Baltimore’s biggest business names experienced a busy year in 2017.
Under Armour stumbled after years of rapid growth. Seizing the political zeitgeist, Sinclair Broadcast Group doubled down on becoming the nation’s largest broadcaster with its bid to buy Tribune Media. And McCormick & Co. acquired the French’s Mustard and Frank’s Red Hot Sauce brands.
The first new building — a distillery — opened at Port Covington, and the project undertaken by a private real estate firm owned by Under Armour founder Kevin Plank made a serious bid for the biggest economic development prize in America, Amazon’s proposed second headquarters. As did Columbia. And College Park. And just about every city in the nation.
Meanwhile, Evergreen Health Co-op, a Maryland insurance company created under the Affordable Care Act, failed after it became insolvent when a buyout deal fell through.
Throughout it all, the Maryland economy grew. Home sales were strong. The number of jobs grew substantially.
At Under Armour, the past year marked the end of an era, as one analyst put it. The years of eye-popping growth in sales, profits and stock value skidded to a halt in 2017. Its sales faltered, the company reported losses for two consecutive quarters and the stock price plunged. The turnabout was driven by the loss of key wholesale customers, intense competition from rivals, slumping demand and changing consumer tastes.
By summer, Under Armour hired a new president, Patrik Frisk, a former executive for the parent of Timberland and The North Face, who reports to founder and CEO Plank, and announced a restructuring that included 280 layoffs. Numerous top executives departed, while co-founder Kip Fulks left for a sabbatical.
The year didn’t start well for Under Armour, which found itself mired in controversy and defending its image after Plank sparked a social media backlash — even among the company’s own athletes — when he praised President Donald Trump’s pro-business philosophy.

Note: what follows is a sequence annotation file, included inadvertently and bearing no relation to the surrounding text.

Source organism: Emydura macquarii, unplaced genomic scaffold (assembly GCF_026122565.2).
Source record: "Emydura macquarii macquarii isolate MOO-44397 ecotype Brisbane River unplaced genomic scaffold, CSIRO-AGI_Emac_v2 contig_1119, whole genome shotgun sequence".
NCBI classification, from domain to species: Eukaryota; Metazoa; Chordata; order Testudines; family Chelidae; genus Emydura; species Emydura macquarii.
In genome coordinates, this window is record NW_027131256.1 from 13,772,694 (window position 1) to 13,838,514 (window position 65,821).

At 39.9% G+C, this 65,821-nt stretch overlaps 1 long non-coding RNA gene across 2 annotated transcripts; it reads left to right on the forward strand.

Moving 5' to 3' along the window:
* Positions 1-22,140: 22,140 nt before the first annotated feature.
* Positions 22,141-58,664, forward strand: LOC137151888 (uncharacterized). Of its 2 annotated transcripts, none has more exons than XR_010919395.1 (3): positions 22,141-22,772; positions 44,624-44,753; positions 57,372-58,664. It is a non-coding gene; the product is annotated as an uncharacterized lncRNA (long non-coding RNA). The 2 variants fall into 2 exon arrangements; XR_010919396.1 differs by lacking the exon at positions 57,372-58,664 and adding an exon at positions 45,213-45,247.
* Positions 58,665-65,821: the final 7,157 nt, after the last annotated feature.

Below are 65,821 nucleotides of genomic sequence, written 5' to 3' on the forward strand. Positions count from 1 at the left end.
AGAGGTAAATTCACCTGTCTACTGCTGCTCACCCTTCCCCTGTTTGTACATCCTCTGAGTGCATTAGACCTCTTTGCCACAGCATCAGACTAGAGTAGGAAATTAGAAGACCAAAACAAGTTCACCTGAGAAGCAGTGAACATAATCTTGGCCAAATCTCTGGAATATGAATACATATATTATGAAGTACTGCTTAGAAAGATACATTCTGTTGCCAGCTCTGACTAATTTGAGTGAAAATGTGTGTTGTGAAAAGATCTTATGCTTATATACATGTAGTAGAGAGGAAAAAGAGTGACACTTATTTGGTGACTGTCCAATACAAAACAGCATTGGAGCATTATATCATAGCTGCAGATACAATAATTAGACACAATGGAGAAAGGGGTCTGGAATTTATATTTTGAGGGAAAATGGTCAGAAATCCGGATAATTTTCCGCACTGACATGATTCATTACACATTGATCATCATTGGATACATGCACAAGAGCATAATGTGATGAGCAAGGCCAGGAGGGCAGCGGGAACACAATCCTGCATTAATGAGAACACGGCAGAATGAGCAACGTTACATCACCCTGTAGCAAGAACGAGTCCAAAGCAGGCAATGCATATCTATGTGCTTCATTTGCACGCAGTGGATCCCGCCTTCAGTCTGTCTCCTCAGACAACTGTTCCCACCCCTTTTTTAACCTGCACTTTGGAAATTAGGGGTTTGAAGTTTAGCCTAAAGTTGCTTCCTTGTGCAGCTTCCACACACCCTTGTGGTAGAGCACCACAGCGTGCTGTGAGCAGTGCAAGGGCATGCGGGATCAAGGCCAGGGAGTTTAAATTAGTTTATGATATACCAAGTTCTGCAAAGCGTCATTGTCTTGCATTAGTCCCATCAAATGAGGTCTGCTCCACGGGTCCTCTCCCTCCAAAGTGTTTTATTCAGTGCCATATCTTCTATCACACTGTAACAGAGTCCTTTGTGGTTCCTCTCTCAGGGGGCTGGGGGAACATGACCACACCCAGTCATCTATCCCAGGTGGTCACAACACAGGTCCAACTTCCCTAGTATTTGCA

Plank responded with a letter to the city, in a full-page ad in The Baltimore Sun, stressing that the company values diversity, equal rights and opportunity, and saying his choice of words about Trump “did not accurately reflect my intent.” In August, Plank distanced himself further from Trump, becoming the second CEO to resign from a manufacturing advisory panel assembled by the president.
Trump’s election and the subsequent pro-business swing of the Federal Communications Commission represented an opportunity for Hunt Valley-based Sinclair Broadcast Group. In May, Sinclair announced plans to buy Tribune Media for $3.9 billion, expanding its reach to television stations with a potential audience of 72 percent of U.S. households.
(Tribune Media was formed in 2014 when Tribune Co., then the parent of The Baltimore Sun, split its broadcasting and publishing divisions into separate, independent companies.)
While Sinclair said the acquisition of Tribune’s 42 large-market TV stations would give it the scale necessary to compete for viewers and advertisers in the digital age, the proposed merger faces opposition from a diverse group of critics, including the cable television industry, liberal watchdog groups and conservative outlets like Glenn Beck’s The Blaze. They argue that unprecedented control over the local airwaves will decrease media diversity, harming viewers and democracy.